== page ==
You have missed the point. Murder is always wrong, no matter how desirable some of its effects are.
Is it okay for a wife to poison her husband if she stands to inherit $10, or $10,000, or $100,000,000,000? Is it okay to kill a baby if it means being able to go to the prom, or to finish college, or to win a beauty contest?
Once you say that you can murder people if the purpose is good enough, then the decision about WHEN the purpose is good enough is entirely up to the murderer and nobody else.
If you argue that dropping the bombs on Japan saved a few million Americans and Japanese, I can say that dropping the bombs established the principle by which both the Japanese and Americans have murdered tens of millions of their own babies. And we would both be right.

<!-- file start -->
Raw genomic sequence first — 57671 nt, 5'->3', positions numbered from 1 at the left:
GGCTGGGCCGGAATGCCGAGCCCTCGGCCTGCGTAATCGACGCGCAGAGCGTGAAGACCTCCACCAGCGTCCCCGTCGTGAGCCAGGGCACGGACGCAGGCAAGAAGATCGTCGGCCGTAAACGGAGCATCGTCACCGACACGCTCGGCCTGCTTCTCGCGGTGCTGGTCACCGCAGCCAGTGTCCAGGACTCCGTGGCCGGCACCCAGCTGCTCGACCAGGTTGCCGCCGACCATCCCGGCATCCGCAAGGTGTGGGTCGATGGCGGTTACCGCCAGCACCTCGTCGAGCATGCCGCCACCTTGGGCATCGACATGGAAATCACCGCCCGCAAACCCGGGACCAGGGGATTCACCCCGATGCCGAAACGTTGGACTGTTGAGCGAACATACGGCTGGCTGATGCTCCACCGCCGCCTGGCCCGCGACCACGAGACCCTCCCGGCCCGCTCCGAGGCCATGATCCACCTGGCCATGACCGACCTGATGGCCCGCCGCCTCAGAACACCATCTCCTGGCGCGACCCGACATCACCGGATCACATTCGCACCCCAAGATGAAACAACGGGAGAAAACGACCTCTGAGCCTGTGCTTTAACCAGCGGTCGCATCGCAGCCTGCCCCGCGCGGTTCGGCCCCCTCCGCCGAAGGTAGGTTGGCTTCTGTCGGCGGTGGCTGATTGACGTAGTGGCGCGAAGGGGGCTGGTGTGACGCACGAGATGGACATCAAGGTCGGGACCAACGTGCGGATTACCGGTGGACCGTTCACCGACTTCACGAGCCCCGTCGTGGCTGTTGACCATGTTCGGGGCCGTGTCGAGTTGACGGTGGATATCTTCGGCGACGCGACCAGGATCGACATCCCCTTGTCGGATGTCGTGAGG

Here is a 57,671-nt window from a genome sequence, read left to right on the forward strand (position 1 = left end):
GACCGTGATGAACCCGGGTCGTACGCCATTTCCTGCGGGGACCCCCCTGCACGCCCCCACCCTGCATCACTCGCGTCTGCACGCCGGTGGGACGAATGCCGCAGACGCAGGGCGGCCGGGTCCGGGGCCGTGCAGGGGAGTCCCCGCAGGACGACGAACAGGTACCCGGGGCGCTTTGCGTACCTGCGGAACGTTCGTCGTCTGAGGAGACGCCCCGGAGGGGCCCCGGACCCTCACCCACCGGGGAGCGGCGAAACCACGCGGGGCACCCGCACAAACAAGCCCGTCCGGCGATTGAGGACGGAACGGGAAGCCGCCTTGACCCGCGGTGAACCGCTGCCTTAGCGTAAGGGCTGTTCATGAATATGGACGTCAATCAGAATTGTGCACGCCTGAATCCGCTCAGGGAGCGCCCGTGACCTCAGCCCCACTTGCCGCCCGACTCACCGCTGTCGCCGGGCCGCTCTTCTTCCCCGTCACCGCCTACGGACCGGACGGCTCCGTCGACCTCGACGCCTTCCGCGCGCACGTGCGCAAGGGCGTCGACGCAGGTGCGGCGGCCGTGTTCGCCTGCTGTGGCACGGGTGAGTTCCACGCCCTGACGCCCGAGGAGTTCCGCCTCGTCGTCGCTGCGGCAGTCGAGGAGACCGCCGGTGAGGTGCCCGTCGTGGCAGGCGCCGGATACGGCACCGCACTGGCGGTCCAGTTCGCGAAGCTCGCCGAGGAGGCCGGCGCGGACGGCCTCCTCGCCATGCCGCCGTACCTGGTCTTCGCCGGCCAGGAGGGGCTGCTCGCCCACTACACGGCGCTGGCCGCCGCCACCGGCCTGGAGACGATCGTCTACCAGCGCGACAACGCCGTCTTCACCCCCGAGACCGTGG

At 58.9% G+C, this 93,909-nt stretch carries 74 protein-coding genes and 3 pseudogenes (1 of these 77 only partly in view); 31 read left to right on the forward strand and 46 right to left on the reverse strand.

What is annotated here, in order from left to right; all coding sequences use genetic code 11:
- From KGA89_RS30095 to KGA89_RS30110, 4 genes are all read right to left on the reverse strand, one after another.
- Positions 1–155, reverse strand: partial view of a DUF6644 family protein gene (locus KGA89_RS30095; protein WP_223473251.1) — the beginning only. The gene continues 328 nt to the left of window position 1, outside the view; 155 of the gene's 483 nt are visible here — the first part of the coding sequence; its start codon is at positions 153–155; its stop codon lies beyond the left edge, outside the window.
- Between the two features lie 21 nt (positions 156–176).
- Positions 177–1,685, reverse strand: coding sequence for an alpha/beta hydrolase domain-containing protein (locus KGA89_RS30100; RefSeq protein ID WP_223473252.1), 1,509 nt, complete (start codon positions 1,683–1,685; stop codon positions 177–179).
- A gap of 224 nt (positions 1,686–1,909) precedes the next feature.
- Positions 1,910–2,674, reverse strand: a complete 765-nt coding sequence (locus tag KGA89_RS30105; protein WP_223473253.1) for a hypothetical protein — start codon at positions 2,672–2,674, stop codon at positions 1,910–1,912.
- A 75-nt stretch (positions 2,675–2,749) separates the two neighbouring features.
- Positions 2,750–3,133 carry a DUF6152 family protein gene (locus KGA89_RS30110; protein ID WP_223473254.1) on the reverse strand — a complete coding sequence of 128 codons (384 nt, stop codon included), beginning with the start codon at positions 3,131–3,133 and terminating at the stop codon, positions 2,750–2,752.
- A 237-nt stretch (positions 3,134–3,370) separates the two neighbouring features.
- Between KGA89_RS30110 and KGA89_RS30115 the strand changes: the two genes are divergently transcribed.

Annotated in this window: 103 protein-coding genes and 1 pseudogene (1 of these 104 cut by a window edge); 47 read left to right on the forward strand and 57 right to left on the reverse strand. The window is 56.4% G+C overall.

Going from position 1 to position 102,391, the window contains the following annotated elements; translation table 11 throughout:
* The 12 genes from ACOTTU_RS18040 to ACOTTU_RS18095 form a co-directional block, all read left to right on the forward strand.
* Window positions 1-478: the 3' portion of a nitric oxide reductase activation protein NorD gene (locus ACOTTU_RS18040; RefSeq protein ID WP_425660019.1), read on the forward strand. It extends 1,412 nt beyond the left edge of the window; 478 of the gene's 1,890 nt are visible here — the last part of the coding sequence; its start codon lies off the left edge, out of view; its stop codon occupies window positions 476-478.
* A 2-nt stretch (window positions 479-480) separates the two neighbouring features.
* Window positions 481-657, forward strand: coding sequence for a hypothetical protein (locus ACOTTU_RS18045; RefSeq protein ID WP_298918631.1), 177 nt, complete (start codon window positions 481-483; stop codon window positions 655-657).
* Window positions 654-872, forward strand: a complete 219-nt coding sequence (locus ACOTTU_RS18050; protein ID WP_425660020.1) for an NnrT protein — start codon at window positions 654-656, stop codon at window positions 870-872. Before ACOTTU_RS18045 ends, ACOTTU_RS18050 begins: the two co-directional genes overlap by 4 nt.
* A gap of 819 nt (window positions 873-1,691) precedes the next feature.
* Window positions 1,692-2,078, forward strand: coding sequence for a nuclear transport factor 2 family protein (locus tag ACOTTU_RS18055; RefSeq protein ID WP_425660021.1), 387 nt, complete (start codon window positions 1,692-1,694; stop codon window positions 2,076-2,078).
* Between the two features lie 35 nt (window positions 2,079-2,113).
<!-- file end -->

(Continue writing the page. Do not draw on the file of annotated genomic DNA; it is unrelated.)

No, you miss the point. Murder is not properly used for defining the sort of deaths in war that we are talking about. Your use of murder is false and your examples are a false dichotomy. Apples and oranges as they say.
Murder is always wrong, by defintion. However, you have not proven that the aerial bombings that we are discussing constitute murder.
On a related point, I'd argue on the basis of Scripture that telling a malicious lie is always wrong. Wouldn't you agree?